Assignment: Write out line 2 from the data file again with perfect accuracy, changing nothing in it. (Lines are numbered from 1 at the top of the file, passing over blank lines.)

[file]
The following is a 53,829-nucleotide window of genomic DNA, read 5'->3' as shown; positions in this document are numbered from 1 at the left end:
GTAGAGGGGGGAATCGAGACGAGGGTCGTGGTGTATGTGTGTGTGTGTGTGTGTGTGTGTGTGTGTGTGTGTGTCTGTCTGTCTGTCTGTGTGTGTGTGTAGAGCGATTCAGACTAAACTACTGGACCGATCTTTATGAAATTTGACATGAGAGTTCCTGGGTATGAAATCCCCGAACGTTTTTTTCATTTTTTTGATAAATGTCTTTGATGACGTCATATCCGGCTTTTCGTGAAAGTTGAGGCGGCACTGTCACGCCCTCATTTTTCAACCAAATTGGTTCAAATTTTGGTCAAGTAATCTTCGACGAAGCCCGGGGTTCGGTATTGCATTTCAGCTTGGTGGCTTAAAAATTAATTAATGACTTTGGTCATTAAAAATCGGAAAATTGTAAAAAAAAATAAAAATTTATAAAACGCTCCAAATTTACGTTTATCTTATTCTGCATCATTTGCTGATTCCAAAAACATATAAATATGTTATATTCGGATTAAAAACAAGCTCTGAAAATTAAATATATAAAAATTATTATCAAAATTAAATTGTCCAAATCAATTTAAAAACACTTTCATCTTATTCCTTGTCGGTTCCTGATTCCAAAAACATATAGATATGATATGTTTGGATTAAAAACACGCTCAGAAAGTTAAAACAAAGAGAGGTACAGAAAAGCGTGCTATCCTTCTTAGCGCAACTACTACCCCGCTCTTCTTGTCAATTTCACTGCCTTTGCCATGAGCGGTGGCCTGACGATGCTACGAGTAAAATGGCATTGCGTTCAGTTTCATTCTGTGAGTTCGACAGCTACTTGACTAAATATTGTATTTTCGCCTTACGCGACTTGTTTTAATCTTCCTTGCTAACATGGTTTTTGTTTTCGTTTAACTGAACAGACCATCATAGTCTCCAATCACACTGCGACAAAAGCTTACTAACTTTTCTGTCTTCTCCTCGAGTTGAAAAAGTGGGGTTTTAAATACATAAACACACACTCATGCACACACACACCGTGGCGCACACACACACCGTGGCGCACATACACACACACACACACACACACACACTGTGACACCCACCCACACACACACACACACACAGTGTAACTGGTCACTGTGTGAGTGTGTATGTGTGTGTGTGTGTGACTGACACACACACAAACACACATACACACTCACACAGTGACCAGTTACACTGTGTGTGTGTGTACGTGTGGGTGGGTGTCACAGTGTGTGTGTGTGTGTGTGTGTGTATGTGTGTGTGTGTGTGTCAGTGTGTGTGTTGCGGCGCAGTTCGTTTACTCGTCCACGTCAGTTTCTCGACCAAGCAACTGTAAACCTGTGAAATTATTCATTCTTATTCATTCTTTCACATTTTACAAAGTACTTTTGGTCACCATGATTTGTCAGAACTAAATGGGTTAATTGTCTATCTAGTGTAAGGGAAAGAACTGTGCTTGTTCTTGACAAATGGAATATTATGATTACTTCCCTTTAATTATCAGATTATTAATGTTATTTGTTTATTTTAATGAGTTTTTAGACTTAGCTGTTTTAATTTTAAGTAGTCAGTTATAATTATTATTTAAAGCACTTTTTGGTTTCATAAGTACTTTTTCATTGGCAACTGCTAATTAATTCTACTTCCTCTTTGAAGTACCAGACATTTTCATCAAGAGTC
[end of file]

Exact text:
GTAGAGGGGGGAATCGAGACGAGGGTCGTGGTGTATGTGTGTGTGTGTGTGTGTGTGTGTGTGTGTGTGTGTGTCTGTCTGTCTGTCTGTGTGTGTGTGTAGAGCGATTCAGACTAAACTACTGGACCGATCTTTATGAAATTTGACATGAGAGTTCCTGGGTATGAAATCCCCGAACGTTTTTTTCATTTTTTTGATAAATGTCTTTGATGACGTCATATCCGGCTTTTCGTGAAAGTTGAGGCGGCACTGTCACGCCCTCATTTTTCAACCAAATTGGTTCAAATTTTGGTCAAGTAATCTTCGACGAAGCCCGGGGTTCGGTATTGCATTTCAGCTTGGTGGCTTAAAAATTAATTAATGACTTTGGTCATTAAAAATCGGAAAATTGTAAAAAAAAATAAAAATTTATAAAACGCTCCAAATTTACGTTTATCTTATTCTGCATCATTTGCTGATTCCAAAAACATATAAATATGTTATATTCGGATTAAAAACAAGCTCTGAAAATTAAATATATAAAAATTATTATCAAAATTAAATTGTCCAAATCAATTTAAAAACACTTTCATCTTATTCCTTGTCGGTTCCTGATTCCAAAAACATATAGATATGATATGTTTGGATTAAAAACACGCTCAGAAAGTTAAAACAAAGAGAGGTACAGAAAAGCGTGCTATCCTTCTTAGCGCAACTACTACCCCGCTCTTCTTGTCAATTTCACTGCCTTTGCCATGAGCGGTGGCCTGACGATGCTACGAGTAAAATGGCATTGCGTTCAGTTTCATTCTGTGAGTTCGACAGCTACTTGACTAAATATTGTATTTTCGCCTTACGCGACTTGTTTTAATCTTCCTTGCTAACATGGTTTTTGTTTTCGTTTAACTGAACAGACCATCATAGTCTCCAATCACACTGCGACAAAAGCTTACTAACTTTTCTGTCTTCTCCTCGAGTTGAAAAAGTGGGGTTTTAAATACATAAACACACACTCATGCACACACACACCGTGGCGCACACACACACCGTGGCGCACATACACACACACACACACACACACACACTGTGACACCCACCCACACACACACACACACACAGTGTAACTGGTCACTGTGTGAGTGTGTATGTGTGTGTGTGTGTGACTGACACACACACAAACACACATACACACTCACACAGTGACCAGTTACACTGTGTGTGTGTGTACGTGTGGGTGGGTGTCACAGTGTGTGTGTGTGTGTGTGTGTGTATGTGTGTGTGTGTGTGTCAGTGTGTGTGTTGCGGCGCAGTTCGTTTACTCGTCCACGTCAGTTTCTCGACCAAGCAACTGTAAACCTGTGAAATTATTCATTCTTATTCATTCTTTCACATTTTACAAAGTACTTTTGGTCACCATGATTTGTCAGAACTAAATGGGTTAATTGTCTATCTAGTGTAAGGGAAAGAACTGTGCTTGTTCTTGACAAATGGAATATTATGATTACTTCCCTTTAATTATCAGATTATTAATGTTATTTGTTTATTTTAATGAGTTTTTAGACTTAGCTGTTTTAATTTTAAGTAGTCAGTTATAATTATTATTTAAAGCACTTTTTGGTTTCATAAGTACTTTTTCATTGGCAACTGCTAATTAATTCTACTTCCTCTTTGAAGTACCAGACATTTTCATCAAGAGTC